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Copper Flat mine moves forward

ALBUQUERQUE, N.M. — The next 18 months will be critical for restarting copper mining in south-central New Mexico near Hillsboro for the first time since the 1980s.

New Mexico Copper Corp., which began working in 2010 to reopen the old Copper Flat mine that shut down three decades ago, expects the U.S. Bureau of Land Management to begin a public environmental review of the project in July. And before year-end, the process for approving all state permits should be underway, said Jeff Smith, New Mexico Copper’s chief operating officer in Albuquerque.

That would put the company on a potential 18-month time line to break ground, with commercial operations expected to begin in 2018. If all goes as planned, the mine, located about 20 miles southwest of Truth or Consequences, would bring about 1,150 construction jobs and 270 permanent ones to the area.

“We expect the BLM to issue an environmental impact study for public comment at the end of July,” Smith said. “At the same time, we’ve been working in parallel on all state permits, which will be submitted for review this year.”

If approved, the company expects to invest about $360 million to get the mine up and running. It’s already invested about $45 million in the permitting process, feasibility studies and other preparatory work since 2011, including purchase of all rights to the property from an elderly prospector who originally discovered copper and other mineral deposits in the area in the 1950s.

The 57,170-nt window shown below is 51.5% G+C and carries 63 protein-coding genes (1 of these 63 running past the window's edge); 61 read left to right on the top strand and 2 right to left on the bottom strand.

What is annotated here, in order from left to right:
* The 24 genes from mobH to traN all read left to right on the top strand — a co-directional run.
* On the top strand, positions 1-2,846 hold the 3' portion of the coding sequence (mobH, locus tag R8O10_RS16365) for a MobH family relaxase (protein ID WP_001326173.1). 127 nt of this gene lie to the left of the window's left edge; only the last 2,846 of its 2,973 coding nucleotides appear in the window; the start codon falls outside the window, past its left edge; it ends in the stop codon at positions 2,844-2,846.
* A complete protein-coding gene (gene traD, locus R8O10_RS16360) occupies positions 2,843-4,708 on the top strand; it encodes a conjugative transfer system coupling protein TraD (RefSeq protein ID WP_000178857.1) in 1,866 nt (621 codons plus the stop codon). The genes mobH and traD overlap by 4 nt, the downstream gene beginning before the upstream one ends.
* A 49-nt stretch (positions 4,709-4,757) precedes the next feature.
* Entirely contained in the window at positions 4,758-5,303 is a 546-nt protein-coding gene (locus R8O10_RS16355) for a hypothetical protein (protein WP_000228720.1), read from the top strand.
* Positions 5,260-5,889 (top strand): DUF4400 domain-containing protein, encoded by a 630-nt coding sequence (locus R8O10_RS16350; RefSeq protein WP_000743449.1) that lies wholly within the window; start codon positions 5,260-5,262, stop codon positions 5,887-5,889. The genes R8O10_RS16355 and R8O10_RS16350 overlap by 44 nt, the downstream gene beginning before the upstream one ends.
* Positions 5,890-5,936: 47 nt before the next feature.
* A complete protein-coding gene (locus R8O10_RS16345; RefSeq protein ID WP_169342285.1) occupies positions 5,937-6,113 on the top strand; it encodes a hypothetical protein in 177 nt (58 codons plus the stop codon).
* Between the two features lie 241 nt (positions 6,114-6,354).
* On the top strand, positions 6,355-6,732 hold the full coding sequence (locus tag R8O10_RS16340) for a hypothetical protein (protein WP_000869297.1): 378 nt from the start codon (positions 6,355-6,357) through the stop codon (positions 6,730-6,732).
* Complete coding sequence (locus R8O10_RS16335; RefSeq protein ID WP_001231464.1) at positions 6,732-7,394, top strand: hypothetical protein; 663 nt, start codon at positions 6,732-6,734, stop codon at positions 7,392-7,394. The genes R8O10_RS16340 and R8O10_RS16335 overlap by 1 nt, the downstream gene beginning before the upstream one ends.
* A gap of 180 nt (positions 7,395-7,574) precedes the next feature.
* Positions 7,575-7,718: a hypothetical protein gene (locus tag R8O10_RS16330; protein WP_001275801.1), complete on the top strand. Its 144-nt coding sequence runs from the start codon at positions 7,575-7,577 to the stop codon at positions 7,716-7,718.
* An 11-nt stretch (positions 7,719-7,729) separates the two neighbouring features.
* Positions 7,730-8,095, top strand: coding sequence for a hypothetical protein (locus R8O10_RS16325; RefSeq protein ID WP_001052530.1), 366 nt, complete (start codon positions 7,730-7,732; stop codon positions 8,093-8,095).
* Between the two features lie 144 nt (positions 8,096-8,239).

The zone was briefly mined in the 1980s by Quintana Minerals, which went out of business when world copper prices tanked from $1.70 to 70 cents per pound. Quintana left all its infrastructure intact, which New Mexico Copper has acquired with the property.

When the company began publicly discussing the project in late 2011, it had projected reaching commercial operations by 2013. But preparatory work for state and federal approval has taken longer than expected, with some 25 permits needed to operate the mine, Smith said.

That includes a final environmental impact statement from the BLM, plus state air quality and groundwater discharge permits.

“It takes a lot of planning to obtain those permits, with a lot of work upfront,” Smith said.

Still, the company has made steady progress, said Fernando Martínez, director of the Mining and Minerals Division at the Energy, Minerals and Natural Resources Department.

“We’ve tied our state permitting process with the federal process,” Martínez said. “About once per month, we meet with the federal officials and the company to keep the process moving.”

The company must also review water rights with the Office of the State Engineer. Quintana Minerals drilled four wells in the 1980s and New Mexico Copper plans to continue pumping from them.

“We filed a set of declared water rights on those wells,” Smith said. “We need all, or the majority, of them to operate the mine and that takes a permit from the State Engineer.”

The company’s definitive feasibility study, completed in 2013, outlines an estimated 1 billion pounds of copper deposits, plus 430,000 ounces of gold and 9 million ounces of silver.

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